Four years ago this week, I signed my offer letter from TVP Communications. I became an official member of the staff about a week after that and have never looked back. It’s hard to sum up four years in a comprehensive way in a “Quick Hit,” but below, I’ve shared a few random observations and memories in no particular order:
- Slack, a tool we are extremely reliant on as a virtual office, was still months away from its “preview release.” It’s such an integral part of our work now; it’s hard to believe we got by without it.
- One of the stories I’m most proud of working on is this NPR piece about Frostburg State University’s efforts to curb binge drinking. It worked because the university was open and transparent about the problem they were facing. They gave great access—not only to the good, but to the bad and ugly too. Following the broadcast on NPR’s All Things Considered, reporter Jennifer Ludden appeared on TODAY to talk more about Frostburg’s approach to underage drinking.
- The coldest campus visit I made was to Drake University in Iowa. I thought I might lose my toes. (For the record, I’ve also been there in lovely weather.) The hottest campus visit I had was at the University of Redlands in southern California…in August.
- I continue to be impressed by my coworkers on a daily basis. They know their stuff. They work hard. And they truly care about our partner institutions. (Also, they are very up-to-date on the best book recommendations, must-try recipes and latest viral videos.)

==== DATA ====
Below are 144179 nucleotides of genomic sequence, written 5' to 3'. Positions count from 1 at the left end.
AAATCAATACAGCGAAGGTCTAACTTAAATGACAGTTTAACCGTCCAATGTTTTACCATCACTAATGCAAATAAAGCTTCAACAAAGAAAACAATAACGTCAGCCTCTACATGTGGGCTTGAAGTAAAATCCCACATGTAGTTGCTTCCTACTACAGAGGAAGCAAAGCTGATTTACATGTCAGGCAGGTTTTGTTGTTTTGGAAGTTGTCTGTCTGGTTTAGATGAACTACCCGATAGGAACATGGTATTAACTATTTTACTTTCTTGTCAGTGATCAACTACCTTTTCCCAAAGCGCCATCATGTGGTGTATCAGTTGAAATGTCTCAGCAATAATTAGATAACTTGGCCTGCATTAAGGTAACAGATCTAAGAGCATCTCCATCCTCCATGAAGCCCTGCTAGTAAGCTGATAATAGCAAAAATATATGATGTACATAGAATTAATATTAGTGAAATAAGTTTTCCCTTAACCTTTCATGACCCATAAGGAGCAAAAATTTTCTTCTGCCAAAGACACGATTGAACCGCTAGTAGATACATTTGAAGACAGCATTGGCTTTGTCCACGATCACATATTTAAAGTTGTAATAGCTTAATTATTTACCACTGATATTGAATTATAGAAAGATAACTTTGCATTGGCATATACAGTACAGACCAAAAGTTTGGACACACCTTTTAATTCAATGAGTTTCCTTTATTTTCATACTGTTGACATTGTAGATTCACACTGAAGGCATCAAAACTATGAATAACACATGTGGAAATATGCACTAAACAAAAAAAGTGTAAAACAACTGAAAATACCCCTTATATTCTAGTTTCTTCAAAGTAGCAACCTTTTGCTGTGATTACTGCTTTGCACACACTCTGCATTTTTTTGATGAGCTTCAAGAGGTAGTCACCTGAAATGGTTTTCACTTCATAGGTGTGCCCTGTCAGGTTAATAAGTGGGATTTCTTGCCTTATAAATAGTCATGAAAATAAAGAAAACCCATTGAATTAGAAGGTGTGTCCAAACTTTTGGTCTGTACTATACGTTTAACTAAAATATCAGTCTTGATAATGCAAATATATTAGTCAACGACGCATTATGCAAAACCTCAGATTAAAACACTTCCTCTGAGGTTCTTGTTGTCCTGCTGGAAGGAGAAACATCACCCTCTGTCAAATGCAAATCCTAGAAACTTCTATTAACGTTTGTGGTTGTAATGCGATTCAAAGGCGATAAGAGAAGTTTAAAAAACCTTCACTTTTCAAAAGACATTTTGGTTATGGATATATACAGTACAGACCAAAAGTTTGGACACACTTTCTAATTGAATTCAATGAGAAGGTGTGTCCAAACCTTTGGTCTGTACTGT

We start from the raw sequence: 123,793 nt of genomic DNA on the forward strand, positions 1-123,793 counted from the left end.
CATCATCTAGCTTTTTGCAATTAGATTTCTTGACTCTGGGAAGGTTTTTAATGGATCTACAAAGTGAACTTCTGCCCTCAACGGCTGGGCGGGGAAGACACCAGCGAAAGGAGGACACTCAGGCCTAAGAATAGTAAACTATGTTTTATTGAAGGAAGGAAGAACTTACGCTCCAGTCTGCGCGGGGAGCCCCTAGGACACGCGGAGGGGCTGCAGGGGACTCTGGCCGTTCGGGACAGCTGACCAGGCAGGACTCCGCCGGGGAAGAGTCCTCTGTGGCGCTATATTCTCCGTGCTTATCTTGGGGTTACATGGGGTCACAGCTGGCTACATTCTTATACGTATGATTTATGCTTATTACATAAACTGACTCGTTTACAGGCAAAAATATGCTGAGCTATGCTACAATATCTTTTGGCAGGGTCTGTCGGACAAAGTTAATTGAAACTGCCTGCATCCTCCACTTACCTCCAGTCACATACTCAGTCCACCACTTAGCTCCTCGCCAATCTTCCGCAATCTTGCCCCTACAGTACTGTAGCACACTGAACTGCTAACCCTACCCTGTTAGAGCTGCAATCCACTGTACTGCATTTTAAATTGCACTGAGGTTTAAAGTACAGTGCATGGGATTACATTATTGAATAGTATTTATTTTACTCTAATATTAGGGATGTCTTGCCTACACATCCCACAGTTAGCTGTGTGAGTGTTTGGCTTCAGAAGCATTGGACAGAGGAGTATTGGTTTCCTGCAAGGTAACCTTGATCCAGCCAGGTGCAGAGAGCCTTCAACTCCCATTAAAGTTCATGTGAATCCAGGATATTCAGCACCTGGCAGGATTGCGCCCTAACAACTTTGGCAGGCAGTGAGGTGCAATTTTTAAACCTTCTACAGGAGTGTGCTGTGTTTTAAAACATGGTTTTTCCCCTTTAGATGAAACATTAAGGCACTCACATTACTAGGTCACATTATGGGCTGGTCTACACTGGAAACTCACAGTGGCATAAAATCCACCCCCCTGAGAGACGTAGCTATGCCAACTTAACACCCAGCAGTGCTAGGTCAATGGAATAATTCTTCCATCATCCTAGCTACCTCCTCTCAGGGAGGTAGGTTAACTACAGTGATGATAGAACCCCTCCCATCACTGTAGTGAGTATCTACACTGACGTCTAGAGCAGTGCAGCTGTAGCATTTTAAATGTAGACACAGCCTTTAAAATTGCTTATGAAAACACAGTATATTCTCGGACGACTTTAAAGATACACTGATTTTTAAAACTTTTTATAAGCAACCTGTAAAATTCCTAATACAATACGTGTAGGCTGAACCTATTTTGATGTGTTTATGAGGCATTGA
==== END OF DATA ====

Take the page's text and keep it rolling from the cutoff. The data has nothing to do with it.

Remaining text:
- Media outlets have come and gone in the past four years, but one that I really hope is here for the long haul is The Conversation, a news site for the general public written by academics. As a bonus, their content is in demand by numerous national news sites, so a faculty member’s Conversation piece is likely to pop up on partner sites like The Atlantic, New Republic, TIME and others.
- One of the best parts of this job is the range of faculty expertise we get to explore. Here’s a very, very small sample of topics I’ve pitched—and in the process, learned a lot about: cyberbullying; celebrity pregnancies; financial literacy; immigration; the auto industry; the bacteria-killing properties of copper; Middle East economics; sports betting; beer; and all things politics.
- For all the criticisms of higher education (some of which are justified, at least in part), I still believe in the power of a college degree to change lives. And now more than ever, I believe in the power of faculty research and scholarship to help inform the public of facts.
Here’s to many more years of helping campuses share their good news stories, mitigating the not-so-good ones, and experiencing the worlds of communications and higher ed undergo even more transformations.